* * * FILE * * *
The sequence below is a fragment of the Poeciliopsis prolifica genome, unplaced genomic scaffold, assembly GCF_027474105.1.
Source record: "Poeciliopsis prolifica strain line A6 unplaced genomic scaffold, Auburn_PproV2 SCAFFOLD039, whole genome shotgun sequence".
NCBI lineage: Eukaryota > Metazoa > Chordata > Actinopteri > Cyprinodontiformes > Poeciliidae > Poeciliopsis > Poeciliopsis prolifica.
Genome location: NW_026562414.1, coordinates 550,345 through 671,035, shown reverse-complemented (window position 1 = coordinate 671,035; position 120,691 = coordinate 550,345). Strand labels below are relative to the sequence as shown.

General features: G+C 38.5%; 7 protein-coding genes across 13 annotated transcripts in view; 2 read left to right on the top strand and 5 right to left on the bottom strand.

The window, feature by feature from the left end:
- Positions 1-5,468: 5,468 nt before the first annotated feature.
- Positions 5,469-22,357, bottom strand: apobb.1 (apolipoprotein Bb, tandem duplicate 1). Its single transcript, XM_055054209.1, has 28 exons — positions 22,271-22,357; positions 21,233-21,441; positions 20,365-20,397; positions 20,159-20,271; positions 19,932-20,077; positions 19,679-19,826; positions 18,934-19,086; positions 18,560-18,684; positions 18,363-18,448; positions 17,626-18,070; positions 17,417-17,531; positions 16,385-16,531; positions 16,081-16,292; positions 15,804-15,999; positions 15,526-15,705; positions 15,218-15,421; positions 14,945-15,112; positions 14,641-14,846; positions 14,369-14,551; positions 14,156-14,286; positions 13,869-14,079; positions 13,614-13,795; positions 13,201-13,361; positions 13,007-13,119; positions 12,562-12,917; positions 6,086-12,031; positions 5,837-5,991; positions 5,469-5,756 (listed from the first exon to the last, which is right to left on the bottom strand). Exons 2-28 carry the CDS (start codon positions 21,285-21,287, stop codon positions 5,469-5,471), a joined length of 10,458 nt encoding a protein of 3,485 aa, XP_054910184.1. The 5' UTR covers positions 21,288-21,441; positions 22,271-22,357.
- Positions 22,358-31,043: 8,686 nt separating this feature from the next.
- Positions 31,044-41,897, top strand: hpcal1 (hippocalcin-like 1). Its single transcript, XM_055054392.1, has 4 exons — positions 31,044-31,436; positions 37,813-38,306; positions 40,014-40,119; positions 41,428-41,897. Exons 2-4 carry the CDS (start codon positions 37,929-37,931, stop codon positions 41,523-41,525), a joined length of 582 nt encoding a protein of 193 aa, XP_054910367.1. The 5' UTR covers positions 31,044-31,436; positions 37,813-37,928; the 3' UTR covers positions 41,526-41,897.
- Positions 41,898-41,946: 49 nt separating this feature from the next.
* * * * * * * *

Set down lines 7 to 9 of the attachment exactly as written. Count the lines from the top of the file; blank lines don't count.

- Positions 1-5,468: 5,468 nt before the first annotated feature.
- Positions 5,469-22,357, bottom strand: apobb.1 (apolipoprotein Bb, tandem duplicate 1). Its single transcript, XM_055054209.1, has 28 exons — positions 22,271-22,357; positions 21,233-21,441; positions 20,365-20,397; positions 20,159-20,271; positions 19,932-20,077; positions 19,679-19,826; positions 18,934-19,086; positions 18,560-18,684; positions 18,363-18,448; positions 17,626-18,070; positions 17,417-17,531; positions 16,385-16,531; positions 16,081-16,292; positions 15,804-15,999; positions 15,526-15,705; positions 15,218-15,421; positions 14,945-15,112; positions 14,641-14,846; positions 14,369-14,551; positions 14,156-14,286; positions 13,869-14,079; positions 13,614-13,795; positions 13,201-13,361; positions 13,007-13,119; positions 12,562-12,917; positions 6,086-12,031; positions 5,837-5,991; positions 5,469-5,756 (listed from the first exon to the last, which is right to left on the bottom strand). Exons 2-28 carry the CDS (start codon positions 21,285-21,287, stop codon positions 5,469-5,471), a joined length of 10,458 nt encoding a protein of 3,485 aa, XP_054910184.1. The 5' UTR covers positions 21,288-21,441; positions 22,271-22,357.
- Positions 22,358-31,043: 8,686 nt separating this feature from the next.